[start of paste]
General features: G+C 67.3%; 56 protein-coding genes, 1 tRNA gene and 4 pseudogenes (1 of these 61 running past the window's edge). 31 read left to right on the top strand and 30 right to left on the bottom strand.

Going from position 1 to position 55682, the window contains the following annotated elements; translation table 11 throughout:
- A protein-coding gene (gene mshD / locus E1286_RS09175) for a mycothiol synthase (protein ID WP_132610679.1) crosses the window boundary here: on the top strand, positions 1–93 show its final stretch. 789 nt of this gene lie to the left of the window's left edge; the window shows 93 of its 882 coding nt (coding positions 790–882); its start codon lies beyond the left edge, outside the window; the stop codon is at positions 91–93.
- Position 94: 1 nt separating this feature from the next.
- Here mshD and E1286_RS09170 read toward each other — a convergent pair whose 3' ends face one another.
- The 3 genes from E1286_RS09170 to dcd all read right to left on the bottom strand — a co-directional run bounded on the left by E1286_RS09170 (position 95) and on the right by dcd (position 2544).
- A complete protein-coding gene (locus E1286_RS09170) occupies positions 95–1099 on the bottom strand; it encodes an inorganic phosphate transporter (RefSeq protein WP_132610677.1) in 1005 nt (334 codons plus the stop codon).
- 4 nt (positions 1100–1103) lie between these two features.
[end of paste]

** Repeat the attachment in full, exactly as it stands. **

General features: G+C 67.3%; 56 protein-coding genes, 1 tRNA gene and 4 pseudogenes (1 of these 61 running past the window's edge). 31 read left to right on the top strand and 30 right to left on the bottom strand.

Going from position 1 to position 55682, the window contains the following annotated elements; translation table 11 throughout:
- A protein-coding gene (gene mshD / locus E1286_RS09175) for a mycothiol synthase (protein ID WP_132610679.1) crosses the window boundary here: on the top strand, positions 1–93 show its final stretch. 789 nt of this gene lie to the left of the window's left edge; the window shows 93 of its 882 coding nt (coding positions 790–882); its start codon lies beyond the left edge, outside the window; the stop codon is at positions 91–93.
- Position 94: 1 nt separating this feature from the next.
- Here mshD and E1286_RS09170 read toward each other — a convergent pair whose 3' ends face one another.
- The 3 genes from E1286_RS09170 to dcd all read right to left on the bottom strand — a co-directional run bounded on the left by E1286_RS09170 (position 95) and on the right by dcd (position 2544).
- A complete protein-coding gene (locus E1286_RS09170) occupies positions 95–1099 on the bottom strand; it encodes an inorganic phosphate transporter (RefSeq protein WP_132610677.1) in 1005 nt (334 codons plus the stop codon).
- 4 nt (positions 1100–1103) lie between these two features.